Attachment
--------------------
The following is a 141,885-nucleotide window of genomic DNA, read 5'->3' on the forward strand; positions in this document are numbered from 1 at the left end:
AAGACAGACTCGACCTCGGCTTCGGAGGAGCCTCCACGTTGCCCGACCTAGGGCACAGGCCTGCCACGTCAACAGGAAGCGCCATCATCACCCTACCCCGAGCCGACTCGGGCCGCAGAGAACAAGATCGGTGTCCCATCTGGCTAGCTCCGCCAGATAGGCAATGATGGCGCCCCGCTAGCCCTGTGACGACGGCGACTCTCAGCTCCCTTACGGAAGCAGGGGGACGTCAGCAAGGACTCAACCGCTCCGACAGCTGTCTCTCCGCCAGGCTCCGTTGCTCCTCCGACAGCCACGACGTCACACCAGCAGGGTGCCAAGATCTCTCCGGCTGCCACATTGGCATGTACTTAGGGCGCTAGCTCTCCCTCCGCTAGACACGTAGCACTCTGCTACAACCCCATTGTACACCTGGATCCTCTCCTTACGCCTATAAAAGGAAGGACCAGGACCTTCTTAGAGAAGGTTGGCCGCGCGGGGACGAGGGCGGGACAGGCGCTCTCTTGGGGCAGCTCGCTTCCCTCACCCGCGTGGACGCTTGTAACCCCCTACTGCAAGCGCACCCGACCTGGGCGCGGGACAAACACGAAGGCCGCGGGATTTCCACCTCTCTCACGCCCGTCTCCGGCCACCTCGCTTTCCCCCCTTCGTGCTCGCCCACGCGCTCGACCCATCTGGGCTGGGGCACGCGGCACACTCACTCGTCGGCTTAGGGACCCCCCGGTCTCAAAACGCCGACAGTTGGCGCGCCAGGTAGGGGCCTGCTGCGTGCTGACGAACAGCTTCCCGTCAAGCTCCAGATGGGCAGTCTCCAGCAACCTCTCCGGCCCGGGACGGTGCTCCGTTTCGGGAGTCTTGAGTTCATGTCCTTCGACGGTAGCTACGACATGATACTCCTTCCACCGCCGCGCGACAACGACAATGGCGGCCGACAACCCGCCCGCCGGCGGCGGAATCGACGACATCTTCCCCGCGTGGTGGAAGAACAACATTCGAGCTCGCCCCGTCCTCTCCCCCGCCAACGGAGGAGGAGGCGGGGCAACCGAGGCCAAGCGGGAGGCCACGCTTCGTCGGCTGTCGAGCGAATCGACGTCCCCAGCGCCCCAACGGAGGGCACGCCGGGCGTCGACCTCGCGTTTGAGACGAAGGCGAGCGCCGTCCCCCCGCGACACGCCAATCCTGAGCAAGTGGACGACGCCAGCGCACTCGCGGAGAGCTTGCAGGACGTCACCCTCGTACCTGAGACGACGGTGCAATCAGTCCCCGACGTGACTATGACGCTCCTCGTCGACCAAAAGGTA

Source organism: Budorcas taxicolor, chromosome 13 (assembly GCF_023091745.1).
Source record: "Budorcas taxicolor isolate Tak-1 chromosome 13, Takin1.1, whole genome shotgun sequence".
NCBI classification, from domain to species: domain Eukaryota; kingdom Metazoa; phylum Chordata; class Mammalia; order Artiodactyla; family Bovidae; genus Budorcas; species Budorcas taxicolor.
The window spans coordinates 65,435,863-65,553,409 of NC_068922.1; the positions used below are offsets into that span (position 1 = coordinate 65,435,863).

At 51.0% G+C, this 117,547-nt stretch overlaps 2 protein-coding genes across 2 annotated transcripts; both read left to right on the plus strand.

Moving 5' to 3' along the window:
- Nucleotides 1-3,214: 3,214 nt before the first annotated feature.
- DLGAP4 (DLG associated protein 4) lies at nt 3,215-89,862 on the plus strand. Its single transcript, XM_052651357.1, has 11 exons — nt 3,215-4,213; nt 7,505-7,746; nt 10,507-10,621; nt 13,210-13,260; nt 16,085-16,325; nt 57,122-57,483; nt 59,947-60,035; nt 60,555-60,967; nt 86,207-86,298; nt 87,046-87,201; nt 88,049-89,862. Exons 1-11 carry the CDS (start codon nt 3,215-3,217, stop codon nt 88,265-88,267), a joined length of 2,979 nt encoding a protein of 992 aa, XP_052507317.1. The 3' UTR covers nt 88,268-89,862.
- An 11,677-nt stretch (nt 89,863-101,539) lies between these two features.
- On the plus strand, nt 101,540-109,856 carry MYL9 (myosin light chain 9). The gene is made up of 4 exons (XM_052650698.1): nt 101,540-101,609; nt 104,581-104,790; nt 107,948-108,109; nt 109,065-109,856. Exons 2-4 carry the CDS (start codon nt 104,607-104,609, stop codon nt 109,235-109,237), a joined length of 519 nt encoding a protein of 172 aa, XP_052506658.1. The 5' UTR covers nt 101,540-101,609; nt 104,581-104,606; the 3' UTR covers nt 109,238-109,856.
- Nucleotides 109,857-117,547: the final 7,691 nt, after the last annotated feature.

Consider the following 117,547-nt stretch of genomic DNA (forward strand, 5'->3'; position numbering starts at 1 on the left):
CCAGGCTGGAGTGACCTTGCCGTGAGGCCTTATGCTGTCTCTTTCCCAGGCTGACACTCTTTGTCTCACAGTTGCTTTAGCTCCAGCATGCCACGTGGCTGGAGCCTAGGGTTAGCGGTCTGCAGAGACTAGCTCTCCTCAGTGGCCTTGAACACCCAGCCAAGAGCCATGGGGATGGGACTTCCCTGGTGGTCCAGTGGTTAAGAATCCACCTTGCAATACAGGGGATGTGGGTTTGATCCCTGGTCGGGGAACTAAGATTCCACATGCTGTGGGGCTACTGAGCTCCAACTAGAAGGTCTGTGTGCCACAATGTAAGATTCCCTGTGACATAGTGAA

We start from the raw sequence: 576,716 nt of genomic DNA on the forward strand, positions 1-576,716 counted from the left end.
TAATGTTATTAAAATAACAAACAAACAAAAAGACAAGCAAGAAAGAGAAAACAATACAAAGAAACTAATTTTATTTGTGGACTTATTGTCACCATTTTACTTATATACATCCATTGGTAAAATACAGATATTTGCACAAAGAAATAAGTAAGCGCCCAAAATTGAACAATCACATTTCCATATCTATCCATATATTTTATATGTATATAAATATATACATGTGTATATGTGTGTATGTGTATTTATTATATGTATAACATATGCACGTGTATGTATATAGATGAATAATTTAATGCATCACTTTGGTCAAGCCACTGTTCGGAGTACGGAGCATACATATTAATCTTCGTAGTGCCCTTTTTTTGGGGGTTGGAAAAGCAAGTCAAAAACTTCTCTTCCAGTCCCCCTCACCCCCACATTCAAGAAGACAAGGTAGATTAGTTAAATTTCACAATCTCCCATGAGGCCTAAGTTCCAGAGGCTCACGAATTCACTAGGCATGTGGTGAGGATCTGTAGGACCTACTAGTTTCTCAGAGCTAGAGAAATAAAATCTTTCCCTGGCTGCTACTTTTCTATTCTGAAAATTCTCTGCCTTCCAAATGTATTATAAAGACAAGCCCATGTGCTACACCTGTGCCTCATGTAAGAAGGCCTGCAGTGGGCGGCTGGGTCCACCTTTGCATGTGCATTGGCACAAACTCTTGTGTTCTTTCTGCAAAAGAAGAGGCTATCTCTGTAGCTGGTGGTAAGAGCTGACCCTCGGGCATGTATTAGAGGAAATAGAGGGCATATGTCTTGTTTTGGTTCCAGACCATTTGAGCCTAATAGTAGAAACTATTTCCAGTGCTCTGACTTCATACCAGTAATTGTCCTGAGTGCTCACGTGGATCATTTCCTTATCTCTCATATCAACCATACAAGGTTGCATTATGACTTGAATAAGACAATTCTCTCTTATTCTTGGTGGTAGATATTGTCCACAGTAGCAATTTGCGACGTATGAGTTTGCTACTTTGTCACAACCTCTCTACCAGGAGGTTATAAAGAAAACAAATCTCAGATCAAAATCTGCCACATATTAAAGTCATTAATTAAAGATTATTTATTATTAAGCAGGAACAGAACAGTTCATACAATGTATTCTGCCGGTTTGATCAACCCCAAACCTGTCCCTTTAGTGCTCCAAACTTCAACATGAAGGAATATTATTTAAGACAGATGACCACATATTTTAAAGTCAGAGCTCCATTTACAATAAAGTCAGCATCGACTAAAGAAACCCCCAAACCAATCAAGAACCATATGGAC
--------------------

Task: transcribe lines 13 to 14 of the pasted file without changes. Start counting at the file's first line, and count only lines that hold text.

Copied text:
- Nucleotides 109,857-117,547: the final 7,691 nt, after the last annotated feature.

Consider the following 117,547-nt stretch of genomic DNA (forward strand, 5'->3'; position numbering starts at 1 on the left):